“Rivetted alive in iron, & for many years confined, in that state, by chains 12 inches long to an upright massive bar in a cell in Bethlem.”
The sad tale of James Norris (mistakenly called William by the press) captured the attention of the public in 1814 when he was discovered in Bethlem Royal Hospital, mechanically restrained and in poor health, having been confined in isolation for more than ten years. Norris, a seaman from America, was originally incarcerated in ‘Bedlam’ for an unnamed lunacy and was, after a number of violent incidents, restrained in this extraordinary device designed specifically for him. No less than six members of parliament visited Norris during 1814, each maintaining that he was rational, quiet, and capable of coherent and topical conversation.
As a result of the publication of this image and the interest it generated in asylum reform, Norris was released from his restraints in 1814, yet remained confined in Bethlem. However, the conditions he had endured for more than ten years had so weakened his constitution that he died within a few weeks of his release, of either pneumonia or tuberculosis. The case of James Norris, and the public interest it created, was instrumental in the creation of the Mad House Act of 1828, which sought to license and regulate asylums for the insane, and to improve the treatment of the insane.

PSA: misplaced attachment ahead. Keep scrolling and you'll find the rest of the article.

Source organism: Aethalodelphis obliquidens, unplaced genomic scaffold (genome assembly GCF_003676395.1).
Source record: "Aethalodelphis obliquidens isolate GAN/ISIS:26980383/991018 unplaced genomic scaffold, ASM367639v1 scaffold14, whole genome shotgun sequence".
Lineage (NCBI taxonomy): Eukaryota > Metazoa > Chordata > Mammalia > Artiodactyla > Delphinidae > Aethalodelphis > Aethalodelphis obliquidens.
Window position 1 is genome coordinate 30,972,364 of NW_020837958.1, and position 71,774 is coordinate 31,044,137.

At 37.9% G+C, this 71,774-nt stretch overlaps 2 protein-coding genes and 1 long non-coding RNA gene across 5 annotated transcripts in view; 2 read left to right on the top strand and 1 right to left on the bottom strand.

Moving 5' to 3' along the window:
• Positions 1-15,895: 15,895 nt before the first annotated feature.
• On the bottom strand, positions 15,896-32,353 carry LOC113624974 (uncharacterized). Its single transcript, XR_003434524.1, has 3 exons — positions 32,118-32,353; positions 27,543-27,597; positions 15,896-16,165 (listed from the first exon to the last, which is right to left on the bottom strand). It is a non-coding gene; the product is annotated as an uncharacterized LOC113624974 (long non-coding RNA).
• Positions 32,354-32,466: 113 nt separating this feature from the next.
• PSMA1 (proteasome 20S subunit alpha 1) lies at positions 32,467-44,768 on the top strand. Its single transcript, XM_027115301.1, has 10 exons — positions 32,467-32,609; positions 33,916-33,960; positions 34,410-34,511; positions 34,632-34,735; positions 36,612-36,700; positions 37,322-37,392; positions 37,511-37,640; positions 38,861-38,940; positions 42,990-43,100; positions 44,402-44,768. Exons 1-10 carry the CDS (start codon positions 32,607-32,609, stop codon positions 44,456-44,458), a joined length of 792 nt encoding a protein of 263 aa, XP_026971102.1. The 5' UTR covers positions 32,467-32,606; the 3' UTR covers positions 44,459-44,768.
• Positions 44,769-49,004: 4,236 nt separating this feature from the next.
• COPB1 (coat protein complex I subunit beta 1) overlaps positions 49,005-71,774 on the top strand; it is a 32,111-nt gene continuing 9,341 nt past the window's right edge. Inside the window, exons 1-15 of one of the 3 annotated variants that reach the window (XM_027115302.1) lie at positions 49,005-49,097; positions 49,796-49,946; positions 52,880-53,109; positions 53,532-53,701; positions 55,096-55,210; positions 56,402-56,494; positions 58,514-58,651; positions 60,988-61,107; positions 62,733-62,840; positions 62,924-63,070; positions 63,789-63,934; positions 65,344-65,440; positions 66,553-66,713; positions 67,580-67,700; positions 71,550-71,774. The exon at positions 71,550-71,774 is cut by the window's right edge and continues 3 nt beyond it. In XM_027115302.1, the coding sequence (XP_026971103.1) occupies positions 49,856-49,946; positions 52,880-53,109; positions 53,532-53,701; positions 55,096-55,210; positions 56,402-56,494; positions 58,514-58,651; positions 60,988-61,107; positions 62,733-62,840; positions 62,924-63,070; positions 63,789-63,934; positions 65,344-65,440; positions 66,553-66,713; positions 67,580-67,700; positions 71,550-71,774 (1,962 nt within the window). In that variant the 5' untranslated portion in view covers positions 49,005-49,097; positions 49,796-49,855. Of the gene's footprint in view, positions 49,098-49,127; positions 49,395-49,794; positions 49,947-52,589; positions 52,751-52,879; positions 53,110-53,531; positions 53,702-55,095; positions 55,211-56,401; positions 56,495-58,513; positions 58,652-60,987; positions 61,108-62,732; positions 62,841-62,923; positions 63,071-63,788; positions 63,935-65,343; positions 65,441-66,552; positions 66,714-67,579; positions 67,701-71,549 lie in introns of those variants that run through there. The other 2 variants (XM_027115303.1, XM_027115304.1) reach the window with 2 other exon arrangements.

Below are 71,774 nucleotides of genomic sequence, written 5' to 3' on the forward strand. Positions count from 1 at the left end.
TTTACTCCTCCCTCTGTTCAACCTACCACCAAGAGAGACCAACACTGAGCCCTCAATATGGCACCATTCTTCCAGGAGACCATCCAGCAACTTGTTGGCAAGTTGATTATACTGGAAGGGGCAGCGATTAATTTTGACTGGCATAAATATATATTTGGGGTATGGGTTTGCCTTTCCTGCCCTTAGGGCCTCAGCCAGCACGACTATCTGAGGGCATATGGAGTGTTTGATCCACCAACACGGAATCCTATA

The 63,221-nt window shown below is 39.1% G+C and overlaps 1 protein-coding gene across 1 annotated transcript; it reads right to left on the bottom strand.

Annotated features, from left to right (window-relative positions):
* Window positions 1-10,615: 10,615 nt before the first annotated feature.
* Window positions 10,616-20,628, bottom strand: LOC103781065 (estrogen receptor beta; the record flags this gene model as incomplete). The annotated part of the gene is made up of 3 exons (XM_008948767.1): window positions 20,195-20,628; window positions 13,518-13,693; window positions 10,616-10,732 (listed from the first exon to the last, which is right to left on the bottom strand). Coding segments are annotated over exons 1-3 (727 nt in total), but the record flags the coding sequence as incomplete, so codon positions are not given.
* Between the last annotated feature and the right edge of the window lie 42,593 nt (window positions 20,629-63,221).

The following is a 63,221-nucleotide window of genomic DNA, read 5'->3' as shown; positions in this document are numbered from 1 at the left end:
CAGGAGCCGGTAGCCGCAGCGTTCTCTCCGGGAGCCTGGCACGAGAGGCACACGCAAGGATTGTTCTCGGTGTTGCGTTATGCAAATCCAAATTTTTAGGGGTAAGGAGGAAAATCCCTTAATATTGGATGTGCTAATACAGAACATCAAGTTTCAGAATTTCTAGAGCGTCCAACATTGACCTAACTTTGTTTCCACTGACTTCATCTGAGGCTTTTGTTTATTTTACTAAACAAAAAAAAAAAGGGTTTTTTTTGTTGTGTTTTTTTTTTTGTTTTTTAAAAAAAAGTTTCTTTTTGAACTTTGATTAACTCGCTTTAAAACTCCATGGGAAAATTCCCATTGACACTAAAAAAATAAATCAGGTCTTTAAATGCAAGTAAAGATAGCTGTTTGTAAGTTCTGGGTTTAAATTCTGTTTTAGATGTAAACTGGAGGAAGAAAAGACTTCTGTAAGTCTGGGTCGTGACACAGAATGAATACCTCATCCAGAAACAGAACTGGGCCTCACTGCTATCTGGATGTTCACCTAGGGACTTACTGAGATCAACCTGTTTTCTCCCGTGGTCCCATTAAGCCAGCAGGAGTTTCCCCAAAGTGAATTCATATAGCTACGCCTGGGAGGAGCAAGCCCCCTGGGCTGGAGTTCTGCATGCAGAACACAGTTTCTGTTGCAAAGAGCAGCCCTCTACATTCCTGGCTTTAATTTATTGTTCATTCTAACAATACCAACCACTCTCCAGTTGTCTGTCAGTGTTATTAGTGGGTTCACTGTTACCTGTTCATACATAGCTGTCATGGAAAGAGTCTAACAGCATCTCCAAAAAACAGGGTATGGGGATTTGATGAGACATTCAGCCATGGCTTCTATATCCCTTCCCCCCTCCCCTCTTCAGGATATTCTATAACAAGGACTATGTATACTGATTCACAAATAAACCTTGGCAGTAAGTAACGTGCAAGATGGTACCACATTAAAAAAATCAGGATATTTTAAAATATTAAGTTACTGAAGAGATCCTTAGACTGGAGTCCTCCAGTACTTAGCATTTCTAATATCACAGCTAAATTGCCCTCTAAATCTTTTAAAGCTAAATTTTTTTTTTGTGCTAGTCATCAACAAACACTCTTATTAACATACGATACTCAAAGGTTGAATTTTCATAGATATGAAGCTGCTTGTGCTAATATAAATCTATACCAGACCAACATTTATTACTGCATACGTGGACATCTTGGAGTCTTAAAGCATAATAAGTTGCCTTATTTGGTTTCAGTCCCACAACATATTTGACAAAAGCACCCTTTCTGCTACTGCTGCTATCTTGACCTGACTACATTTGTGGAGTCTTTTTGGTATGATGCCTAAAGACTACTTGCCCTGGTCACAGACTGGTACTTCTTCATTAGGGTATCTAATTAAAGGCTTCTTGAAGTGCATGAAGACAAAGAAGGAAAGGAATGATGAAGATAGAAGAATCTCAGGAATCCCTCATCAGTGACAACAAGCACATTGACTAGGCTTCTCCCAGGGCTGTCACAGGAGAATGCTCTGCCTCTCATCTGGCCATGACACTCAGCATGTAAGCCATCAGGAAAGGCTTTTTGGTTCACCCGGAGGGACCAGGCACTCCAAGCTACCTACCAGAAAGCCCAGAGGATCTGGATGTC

Three men were responsible for exposing the plight of William Norris, and eventually gaining his release: Edward Wakefield (1774-1854), member of parliament, reformer, and philanthropist, William Hone (1780-1842), political writer and publisher, and James Bevans, architect. These men were concerned by the condition and ill-treatment of patients in lunatic asylums and thus formed a committee with the aim of visiting asylums around the country and making reports on what they found. The illustration of Norris and its subsequent publication was part of an orchestrated drive by these three men to bring the issue of asylum reform to the public. The number of times the image was copied by different artists pays tribute to the vision of the committee. This particular etching by G. Cruikshank, was published in 1815 by William Hone, sketched from life by G. Arnald in 1814. – Liz Mathew
William Norris – an insane American
Human Freaks 4 (39) Proquest durable URL
Copyright © 2008 Bodleian Library, University of Oxford. Reproduced with the permission of ProQuest. Further reproduction prohibited without permission
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